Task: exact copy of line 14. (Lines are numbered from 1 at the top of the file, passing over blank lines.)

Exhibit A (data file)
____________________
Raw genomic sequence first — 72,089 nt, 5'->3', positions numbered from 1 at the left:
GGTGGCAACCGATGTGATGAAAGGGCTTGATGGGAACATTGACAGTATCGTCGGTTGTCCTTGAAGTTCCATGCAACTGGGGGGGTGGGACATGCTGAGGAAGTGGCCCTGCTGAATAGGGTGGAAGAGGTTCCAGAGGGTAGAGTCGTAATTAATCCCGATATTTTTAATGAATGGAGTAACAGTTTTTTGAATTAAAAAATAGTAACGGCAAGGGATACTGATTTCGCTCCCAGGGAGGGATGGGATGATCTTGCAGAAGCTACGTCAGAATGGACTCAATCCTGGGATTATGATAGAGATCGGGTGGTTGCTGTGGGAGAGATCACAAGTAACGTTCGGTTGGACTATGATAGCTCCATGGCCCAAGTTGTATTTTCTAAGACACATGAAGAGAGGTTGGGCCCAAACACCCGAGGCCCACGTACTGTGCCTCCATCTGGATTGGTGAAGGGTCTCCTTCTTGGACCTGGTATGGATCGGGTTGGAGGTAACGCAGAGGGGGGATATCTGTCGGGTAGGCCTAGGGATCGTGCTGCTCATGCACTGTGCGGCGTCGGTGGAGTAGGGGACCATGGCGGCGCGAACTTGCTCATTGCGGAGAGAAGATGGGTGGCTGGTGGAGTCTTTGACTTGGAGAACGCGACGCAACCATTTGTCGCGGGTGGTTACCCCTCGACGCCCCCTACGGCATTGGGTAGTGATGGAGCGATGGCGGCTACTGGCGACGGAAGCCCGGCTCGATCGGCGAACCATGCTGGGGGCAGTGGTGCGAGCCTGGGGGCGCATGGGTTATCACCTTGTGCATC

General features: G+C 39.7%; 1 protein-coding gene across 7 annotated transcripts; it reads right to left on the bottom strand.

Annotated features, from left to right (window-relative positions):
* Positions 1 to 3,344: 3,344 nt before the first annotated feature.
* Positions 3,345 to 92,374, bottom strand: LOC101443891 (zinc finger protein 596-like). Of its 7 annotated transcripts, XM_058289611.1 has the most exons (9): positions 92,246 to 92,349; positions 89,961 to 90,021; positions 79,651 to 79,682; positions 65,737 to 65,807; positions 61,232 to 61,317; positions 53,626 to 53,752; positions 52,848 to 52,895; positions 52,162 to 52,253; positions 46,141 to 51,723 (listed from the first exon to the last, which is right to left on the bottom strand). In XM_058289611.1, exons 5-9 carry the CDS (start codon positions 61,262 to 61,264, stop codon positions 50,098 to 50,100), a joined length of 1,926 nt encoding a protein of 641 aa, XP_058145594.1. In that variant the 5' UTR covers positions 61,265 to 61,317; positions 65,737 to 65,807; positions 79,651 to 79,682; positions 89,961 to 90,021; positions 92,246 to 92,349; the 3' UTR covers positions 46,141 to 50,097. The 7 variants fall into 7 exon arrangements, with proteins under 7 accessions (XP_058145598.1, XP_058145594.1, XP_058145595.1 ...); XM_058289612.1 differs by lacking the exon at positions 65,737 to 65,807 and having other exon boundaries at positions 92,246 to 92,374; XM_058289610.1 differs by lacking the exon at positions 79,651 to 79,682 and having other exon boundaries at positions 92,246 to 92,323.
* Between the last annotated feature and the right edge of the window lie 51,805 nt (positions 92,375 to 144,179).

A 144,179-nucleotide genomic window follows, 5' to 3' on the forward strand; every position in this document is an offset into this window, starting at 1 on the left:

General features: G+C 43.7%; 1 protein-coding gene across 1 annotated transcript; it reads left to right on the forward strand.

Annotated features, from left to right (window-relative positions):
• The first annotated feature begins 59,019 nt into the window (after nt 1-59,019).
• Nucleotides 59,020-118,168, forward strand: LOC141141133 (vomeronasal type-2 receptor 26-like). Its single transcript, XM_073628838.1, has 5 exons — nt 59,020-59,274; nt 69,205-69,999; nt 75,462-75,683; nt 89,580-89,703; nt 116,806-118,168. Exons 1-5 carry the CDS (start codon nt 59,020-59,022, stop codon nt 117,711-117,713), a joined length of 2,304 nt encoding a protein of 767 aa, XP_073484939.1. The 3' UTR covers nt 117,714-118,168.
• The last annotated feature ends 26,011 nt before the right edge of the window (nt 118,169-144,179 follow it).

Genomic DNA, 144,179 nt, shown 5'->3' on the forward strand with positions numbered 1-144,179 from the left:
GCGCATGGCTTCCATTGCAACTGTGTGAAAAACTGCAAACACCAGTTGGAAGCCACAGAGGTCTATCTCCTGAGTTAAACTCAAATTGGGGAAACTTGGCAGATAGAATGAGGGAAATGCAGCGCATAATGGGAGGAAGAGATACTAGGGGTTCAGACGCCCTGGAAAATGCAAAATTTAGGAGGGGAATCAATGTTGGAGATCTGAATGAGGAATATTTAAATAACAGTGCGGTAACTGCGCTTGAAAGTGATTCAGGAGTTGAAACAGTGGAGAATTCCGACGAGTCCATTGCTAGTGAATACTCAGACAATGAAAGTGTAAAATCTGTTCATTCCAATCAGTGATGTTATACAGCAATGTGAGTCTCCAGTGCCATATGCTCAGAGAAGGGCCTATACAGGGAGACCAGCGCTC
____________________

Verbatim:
Genomic DNA, 144,179 nt, shown 5'->3' on the forward strand with positions numbered 1-144,179 from the left: